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A simple model for how this** thermal** strain ϵ t h varies with the change in temperature Δ T is. (1)** ϵ t h** = α Δ T. where α [1/ ∘ C] is a material parameter called the coefficient of thermal expansion. During a combination of mechanical and thermal load (change in temperature), we obtain the total (observable) strain as the sum of

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Hooke’s Law is a principle of physics that states that** the force needed to extend or compress a spring by some distance is proportional to that distance.** The law is named after 17th century British physicist Robert Hooke, who sought to demonstrate the relationship between the forces applied to a spring and its elasticity.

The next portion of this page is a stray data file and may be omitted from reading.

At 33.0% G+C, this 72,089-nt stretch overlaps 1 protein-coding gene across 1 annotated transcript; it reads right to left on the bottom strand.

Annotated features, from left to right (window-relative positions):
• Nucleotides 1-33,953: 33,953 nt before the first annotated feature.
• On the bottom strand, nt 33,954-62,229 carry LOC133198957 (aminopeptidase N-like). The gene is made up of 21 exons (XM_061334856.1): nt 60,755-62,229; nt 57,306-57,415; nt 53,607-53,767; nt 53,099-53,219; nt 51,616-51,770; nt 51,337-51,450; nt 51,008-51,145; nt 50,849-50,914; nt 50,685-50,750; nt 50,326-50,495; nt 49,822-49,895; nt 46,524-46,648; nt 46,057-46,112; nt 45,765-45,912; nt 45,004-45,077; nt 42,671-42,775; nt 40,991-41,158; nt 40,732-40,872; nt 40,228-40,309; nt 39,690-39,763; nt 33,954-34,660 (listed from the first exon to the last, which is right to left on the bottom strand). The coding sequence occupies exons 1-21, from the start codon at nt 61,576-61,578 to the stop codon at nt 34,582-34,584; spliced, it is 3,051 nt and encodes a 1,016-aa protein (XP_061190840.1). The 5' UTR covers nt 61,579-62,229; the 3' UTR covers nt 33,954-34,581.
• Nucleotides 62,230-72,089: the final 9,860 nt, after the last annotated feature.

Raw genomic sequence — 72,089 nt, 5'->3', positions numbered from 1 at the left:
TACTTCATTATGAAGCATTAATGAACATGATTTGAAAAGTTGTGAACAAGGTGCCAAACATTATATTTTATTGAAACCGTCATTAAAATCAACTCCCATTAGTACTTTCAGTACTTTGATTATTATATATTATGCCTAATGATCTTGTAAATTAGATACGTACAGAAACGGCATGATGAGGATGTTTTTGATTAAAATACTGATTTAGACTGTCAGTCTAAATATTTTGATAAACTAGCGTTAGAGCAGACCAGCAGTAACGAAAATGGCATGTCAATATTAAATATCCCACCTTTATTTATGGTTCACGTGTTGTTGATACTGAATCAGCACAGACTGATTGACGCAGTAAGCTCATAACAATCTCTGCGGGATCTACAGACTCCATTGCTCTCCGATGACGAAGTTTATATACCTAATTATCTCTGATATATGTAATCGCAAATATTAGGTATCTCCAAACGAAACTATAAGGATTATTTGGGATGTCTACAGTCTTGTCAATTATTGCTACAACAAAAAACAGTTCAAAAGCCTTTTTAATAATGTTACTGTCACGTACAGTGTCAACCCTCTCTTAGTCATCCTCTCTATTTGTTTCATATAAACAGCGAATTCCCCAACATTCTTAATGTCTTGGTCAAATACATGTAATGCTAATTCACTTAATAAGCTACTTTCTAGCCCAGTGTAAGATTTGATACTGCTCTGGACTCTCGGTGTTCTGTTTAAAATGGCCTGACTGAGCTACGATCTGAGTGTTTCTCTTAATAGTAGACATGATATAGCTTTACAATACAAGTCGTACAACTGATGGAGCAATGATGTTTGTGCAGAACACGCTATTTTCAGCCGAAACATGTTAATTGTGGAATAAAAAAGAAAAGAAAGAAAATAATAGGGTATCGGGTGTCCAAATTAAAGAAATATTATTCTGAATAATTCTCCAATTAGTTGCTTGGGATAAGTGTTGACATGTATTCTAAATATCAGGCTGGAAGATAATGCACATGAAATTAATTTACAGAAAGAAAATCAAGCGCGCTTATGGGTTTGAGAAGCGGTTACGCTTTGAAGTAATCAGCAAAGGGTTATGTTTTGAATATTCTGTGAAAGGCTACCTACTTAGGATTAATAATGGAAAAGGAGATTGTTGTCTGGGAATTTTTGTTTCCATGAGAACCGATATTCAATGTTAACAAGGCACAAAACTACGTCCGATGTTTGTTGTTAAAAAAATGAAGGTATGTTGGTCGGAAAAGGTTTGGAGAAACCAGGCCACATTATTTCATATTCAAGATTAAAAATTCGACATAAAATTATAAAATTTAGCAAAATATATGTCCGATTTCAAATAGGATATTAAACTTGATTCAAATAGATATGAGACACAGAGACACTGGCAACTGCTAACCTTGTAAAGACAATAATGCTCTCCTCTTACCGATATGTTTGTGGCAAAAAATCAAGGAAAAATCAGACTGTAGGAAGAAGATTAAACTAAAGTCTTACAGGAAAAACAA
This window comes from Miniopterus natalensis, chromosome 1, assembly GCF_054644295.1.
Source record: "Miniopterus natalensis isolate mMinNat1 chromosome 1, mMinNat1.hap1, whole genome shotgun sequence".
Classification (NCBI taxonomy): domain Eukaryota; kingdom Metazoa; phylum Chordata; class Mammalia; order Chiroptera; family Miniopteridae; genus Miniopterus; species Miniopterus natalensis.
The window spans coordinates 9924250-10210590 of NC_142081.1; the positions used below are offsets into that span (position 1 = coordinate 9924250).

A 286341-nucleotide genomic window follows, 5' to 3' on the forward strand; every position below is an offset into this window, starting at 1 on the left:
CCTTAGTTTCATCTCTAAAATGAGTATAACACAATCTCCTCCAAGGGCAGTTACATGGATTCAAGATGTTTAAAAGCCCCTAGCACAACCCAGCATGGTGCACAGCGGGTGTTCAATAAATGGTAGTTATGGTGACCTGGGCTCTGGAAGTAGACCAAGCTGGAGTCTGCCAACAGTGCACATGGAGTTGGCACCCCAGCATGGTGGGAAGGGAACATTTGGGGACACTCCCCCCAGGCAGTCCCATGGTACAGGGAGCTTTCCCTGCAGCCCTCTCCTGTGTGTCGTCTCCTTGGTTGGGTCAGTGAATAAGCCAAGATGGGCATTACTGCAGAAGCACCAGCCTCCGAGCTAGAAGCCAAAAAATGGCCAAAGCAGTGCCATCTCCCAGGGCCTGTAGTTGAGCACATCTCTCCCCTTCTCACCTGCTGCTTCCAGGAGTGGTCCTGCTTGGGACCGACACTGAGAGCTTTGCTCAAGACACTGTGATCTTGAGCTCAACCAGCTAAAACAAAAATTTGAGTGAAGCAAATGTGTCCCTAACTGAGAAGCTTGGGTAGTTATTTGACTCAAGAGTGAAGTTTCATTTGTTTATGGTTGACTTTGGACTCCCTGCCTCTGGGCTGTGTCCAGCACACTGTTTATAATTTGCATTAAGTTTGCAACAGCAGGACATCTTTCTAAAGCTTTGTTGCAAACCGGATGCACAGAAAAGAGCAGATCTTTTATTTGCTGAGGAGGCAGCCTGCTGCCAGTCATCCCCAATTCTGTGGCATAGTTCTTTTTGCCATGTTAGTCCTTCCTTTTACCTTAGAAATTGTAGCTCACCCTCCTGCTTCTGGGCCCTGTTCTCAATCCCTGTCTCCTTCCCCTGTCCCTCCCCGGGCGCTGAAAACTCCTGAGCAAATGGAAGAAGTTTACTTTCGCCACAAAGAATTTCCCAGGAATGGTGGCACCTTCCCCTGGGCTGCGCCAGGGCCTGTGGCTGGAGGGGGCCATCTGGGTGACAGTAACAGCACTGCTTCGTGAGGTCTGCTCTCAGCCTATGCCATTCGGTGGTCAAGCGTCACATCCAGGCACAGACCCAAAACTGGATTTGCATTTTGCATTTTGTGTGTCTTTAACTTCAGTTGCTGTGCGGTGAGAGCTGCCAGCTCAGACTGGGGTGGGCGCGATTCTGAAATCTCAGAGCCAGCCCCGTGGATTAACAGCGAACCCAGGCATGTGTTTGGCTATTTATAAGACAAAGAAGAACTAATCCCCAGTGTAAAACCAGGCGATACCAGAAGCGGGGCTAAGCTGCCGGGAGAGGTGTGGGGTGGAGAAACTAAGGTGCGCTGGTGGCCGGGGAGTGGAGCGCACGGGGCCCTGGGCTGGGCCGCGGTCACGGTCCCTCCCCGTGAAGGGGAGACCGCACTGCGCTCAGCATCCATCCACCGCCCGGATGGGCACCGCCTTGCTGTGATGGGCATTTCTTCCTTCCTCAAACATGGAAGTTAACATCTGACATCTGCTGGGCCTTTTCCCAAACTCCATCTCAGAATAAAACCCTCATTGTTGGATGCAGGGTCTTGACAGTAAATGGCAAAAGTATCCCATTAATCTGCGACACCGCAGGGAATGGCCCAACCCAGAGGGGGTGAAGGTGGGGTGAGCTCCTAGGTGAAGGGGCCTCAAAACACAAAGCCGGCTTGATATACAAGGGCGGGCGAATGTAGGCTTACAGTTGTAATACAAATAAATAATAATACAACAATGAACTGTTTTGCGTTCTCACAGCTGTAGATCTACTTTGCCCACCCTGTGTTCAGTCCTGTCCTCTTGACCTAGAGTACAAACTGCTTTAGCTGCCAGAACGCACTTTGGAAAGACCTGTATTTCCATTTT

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Hooke’s Law is a physical principle discovered by Robert Hooke in 1660. It states that the extension of** a spring is directly proportional to the force applied.** therefore if you double the force, the extension will also double. The image below illustrates this principle. figure 1.

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Also there is another way of representing **Hooke’s law** (in terms of the Stress and Strain) , where we can transform the (Equation.1.) into a relationship between the stress and strain. Stress = Modulus * Strain (Equation.2.). Stress: is the force applied per unit area ( units in N/m 2 ) . Strain: is a measure of **deformation** or change in a material , it has no units since it is a ratio between